If Robbie’s life was a reality show (which, E!, I’m a self-proclaimed riot so if you’ve got a slot available, I’ve got headshots), this would be the follow-up episode where we’d pan over to all of us playing Candyland at the table laughing and snorting milk from our noses because we are the happiest family on the planet.
The out-takes would look more something like this:
About every 13 days Robbie decides that eating is too hard. Which, seriously, when you factor in that he only started a few months ago, and now we’ve upped the ante by having him hold his own spoon, he’s not wrong. It IS hard. You never see paintings of nobility eating their own grapes with a spoon, do you? And in this case, Robbie is King and we are the indentured servants spoon-feeding him feasts of french toast and pot pie. If you aren’t a ravenous, warm-blooded American devouring your food while audibly groaning your approval, you’re the other 1% for whom eating is just a task. Like putting underwear on, which Robbie finds equally mundane.
We’ve had a few stretches of refusal but overall, things have gone remarkably well the past few weeks. He is now willing to eat a few things consistently on his own (pudding, banana oatmeal, chicken pot pie) and takes a few bites of everything else. He also voluntarily asked for banana oatmeal the other day outside of his scheduled meal. Asking for food outside of meals is not that unusual, actually eating said food is. He typically asks for things like sandwiches with cheese sticks and chocolate frosting, burritos with “a little corn sprinkled on there” and potatoes, and a medley of other combinations that he’s convinced would be delicious. But on this particular occasion, he took his bowl of oatmeal to the couch, sat down with his cousins and began to eat. I would even venture to say that on top of the social approval and normalcy of the activity, he actually enjoyed the eating part.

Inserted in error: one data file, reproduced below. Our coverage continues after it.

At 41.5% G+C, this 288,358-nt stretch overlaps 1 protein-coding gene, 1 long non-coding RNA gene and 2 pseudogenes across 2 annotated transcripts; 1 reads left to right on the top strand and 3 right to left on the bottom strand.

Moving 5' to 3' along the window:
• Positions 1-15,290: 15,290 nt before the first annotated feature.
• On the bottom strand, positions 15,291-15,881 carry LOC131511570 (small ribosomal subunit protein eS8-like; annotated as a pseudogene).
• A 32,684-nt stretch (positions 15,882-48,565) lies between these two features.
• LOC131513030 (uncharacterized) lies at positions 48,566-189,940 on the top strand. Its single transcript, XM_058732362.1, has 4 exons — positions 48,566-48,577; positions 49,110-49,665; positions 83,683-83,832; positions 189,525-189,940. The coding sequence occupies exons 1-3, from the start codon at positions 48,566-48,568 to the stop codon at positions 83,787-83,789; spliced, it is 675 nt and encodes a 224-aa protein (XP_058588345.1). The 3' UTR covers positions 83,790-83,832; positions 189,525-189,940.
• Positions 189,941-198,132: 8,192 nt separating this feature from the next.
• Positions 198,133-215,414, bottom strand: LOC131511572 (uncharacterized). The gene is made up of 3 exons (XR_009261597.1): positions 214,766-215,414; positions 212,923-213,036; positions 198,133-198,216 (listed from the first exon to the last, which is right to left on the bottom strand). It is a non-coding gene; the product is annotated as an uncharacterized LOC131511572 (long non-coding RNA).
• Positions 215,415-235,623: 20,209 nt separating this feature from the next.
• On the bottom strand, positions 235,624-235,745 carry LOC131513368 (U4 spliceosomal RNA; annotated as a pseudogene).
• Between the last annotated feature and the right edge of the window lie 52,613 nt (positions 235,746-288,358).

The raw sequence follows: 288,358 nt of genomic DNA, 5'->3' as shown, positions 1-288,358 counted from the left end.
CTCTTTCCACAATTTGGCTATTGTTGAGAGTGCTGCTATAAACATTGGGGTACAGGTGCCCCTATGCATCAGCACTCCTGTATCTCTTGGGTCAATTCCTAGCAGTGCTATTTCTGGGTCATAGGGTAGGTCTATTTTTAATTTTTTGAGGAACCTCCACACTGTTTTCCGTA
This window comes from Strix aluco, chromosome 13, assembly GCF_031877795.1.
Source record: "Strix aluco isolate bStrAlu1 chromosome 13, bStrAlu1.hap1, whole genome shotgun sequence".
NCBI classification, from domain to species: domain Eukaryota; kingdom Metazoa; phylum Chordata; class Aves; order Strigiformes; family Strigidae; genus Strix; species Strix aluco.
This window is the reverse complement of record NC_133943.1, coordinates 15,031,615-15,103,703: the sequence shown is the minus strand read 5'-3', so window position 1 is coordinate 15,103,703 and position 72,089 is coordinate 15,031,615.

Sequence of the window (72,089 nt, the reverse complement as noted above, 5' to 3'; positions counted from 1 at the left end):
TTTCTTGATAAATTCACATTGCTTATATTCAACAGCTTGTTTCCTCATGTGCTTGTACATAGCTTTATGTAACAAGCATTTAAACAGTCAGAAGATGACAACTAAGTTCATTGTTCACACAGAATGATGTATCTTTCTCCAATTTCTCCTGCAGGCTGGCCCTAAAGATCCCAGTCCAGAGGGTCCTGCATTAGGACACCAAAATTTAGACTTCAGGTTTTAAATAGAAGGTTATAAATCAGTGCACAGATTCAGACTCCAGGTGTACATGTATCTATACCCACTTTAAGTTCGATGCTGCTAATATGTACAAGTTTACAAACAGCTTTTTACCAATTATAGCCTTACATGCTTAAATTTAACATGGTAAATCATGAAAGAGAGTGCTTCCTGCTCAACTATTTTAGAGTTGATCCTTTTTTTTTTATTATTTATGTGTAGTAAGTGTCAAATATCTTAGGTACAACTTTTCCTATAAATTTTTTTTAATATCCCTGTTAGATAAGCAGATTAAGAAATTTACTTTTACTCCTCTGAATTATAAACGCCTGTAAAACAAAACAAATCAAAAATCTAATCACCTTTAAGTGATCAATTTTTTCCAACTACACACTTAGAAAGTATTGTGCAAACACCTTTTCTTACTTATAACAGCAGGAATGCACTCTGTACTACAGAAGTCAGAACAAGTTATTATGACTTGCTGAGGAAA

He is also testing his threenager negotiation skills during meals. During one instance he decided he was going to make up his own rules. “So mom, here’s the rules. You’re going to fill this water bottle with ice-cold water. Then I’m going to pour myself a drink from the water bottle into my cup. Got it?” “Robbie, I’m not doing that. Just drink your water the way you usually do.” “Mom, mom, mom. I understand you’re frustrated. I’m just telling you the rules.”
He also occasionally pulls a trick from the Super Why handbook (a PBS kids show where storybook characters rely on a group of scholastic super heros to help change their story by rewriting a few words). “Mom, I just can’t drink my milk. You don’t undersand. It’s part of my story. I can’t change it.” On a good day he will go on to repeat the show’s mantra, “With the power to read, I can change this story!” On a bad day, his scholastic skills are lacking and instead we are forced into a battle of wills. Sometimes he goes radio silent, while other times he lets loose little one-line zingers that I think must mean something especially poignant in his head.
“Mom, you just got to let kids be kids.” –adapted from the Chuck-E-Cheese commerical
“UGH, fine. Let’s just always do it mom’s way.” –adapted from life
And my personal favorite, “Mom, lets not argue. I really wish we could just have a good day.” –who knows where this came from. I don’t know anyone personally who has repeated this every single day since their kid could talk back…when was that like, 6 months?
So anyway, things are trucking along. We haven’t made as much progress with his chewing but we’ll get there. I’m really happy with where we’ve come and look forward to a life of negotiation and bribery. Of course I’m speaking with regard to the people whom Robbie will have sold Andy to. But that’s our life and I wouldn’t change it for the world. Sike. Not the part about it being our life, though. That’s real talk.